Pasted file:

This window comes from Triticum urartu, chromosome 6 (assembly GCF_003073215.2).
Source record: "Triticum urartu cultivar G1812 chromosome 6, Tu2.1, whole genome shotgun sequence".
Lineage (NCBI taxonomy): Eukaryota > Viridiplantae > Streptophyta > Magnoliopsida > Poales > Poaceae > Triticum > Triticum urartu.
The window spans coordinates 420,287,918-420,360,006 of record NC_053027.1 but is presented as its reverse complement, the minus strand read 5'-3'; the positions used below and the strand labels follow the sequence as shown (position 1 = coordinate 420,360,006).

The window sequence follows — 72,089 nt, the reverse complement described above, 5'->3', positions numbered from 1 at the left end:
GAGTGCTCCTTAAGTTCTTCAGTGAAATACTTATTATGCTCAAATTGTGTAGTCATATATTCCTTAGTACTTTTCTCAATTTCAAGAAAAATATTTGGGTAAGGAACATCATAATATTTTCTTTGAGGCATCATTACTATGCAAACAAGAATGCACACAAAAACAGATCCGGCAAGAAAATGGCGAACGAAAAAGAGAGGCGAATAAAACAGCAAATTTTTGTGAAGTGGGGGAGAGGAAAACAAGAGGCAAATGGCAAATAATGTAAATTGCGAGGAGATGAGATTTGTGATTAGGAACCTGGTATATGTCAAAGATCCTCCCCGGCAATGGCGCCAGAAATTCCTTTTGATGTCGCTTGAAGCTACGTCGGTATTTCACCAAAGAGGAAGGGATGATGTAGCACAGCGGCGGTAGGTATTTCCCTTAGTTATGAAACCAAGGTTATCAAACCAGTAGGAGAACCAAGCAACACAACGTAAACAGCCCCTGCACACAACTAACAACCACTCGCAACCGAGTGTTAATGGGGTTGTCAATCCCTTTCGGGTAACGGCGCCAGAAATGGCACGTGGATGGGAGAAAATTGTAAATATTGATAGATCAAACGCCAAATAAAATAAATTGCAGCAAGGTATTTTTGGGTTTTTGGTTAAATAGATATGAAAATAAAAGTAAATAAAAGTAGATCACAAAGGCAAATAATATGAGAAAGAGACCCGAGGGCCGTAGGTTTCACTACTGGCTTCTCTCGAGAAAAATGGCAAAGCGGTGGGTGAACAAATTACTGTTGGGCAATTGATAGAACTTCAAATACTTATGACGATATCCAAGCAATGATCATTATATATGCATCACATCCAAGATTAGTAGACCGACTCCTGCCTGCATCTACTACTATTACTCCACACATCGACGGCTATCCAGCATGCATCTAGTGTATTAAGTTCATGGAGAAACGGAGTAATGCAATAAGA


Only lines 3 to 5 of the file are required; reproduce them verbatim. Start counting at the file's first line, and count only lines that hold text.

Lineage (NCBI taxonomy): Eukaryota > Viridiplantae > Streptophyta > Magnoliopsida > Poales > Poaceae > Triticum > Triticum urartu.
The window spans coordinates 420,287,918-420,360,006 of record NC_053027.1 but is presented as its reverse complement, the minus strand read 5'-3'; the positions used below and the strand labels follow the sequence as shown (position 1 = coordinate 420,360,006).

The window sequence follows — 72,089 nt, the reverse complement described above, 5'->3', positions numbered from 1 at the left end: